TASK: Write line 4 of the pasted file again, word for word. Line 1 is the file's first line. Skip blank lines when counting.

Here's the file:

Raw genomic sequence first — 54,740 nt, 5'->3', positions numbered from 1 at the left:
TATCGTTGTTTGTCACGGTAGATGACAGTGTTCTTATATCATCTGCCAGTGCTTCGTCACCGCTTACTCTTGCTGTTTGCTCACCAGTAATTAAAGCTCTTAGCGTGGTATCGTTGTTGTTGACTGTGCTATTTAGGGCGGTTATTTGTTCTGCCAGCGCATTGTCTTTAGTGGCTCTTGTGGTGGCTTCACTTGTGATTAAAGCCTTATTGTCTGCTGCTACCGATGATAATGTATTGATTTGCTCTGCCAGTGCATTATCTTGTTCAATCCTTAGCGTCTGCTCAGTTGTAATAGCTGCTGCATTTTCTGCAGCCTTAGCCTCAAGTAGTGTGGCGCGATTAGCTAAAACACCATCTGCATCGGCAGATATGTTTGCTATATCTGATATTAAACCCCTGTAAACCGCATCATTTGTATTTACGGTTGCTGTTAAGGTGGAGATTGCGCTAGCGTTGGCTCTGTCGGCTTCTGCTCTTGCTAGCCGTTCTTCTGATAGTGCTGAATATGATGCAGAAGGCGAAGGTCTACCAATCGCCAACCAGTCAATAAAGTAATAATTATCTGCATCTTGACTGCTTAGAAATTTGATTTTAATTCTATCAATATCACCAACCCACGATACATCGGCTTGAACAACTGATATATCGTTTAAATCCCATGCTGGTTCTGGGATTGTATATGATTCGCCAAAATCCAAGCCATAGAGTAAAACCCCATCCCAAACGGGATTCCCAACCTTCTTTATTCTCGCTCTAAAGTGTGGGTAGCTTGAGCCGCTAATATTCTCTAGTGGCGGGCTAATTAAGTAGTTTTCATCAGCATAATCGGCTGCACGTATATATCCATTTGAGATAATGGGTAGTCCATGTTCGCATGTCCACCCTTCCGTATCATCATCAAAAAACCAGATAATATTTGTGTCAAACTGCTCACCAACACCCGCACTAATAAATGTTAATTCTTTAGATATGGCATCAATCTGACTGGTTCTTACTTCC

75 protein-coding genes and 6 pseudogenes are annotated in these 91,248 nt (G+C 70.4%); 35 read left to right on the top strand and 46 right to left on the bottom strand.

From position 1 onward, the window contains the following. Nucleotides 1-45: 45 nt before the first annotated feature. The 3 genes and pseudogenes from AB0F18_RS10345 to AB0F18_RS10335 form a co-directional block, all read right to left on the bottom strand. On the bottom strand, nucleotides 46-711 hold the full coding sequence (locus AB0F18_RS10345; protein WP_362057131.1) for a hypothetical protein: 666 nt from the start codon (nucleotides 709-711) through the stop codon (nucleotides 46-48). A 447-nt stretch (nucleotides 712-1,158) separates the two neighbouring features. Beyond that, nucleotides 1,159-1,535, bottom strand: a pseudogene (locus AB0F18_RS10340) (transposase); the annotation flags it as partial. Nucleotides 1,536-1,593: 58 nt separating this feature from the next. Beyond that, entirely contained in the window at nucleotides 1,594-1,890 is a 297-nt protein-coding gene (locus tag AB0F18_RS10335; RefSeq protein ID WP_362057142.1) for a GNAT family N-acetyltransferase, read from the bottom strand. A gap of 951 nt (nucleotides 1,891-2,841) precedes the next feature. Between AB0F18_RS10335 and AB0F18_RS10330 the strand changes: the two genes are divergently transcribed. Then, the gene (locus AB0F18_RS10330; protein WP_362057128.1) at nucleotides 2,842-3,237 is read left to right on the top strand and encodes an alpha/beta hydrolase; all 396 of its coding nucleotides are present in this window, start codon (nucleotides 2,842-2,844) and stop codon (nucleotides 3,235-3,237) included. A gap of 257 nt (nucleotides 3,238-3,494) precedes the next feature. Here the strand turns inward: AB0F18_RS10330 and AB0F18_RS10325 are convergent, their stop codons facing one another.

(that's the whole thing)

From position 1 onward, the window contains the following. Nucleotides 1-45: 45 nt before the first annotated feature. The 3 genes and pseudogenes from AB0F18_RS10345 to AB0F18_RS10335 form a co-directional block, all read right to left on the bottom strand. On the bottom strand, nucleotides 46-711 hold the full coding sequence (locus AB0F18_RS10345; protein WP_362057131.1) for a hypothetical protein: 666 nt from the start codon (nucleotides 709-711) through the stop codon (nucleotides 46-48). A 447-nt stretch (nucleotides 712-1,158) separates the two neighbouring features. Beyond that, nucleotides 1,159-1,535, bottom strand: a pseudogene (locus AB0F18_RS10340) (transposase); the annotation flags it as partial. Nucleotides 1,536-1,593: 58 nt separating this feature from the next. Beyond that, entirely contained in the window at nucleotides 1,594-1,890 is a 297-nt protein-coding gene (locus tag AB0F18_RS10335; RefSeq protein ID WP_362057142.1) for a GNAT family N-acetyltransferase, read from the bottom strand. A gap of 951 nt (nucleotides 1,891-2,841) precedes the next feature. Between AB0F18_RS10335 and AB0F18_RS10330 the strand changes: the two genes are divergently transcribed. Then, the gene (locus AB0F18_RS10330; protein WP_362057128.1) at nucleotides 2,842-3,237 is read left to right on the top strand and encodes an alpha/beta hydrolase; all 396 of its coding nucleotides are present in this window, start codon (nucleotides 2,842-2,844) and stop codon (nucleotides 3,235-3,237) included. A gap of 257 nt (nucleotides 3,238-3,494) precedes the next feature. Here the strand turns inward: AB0F18_RS10330 and AB0F18_RS10325 are convergent, their stop codons facing one another.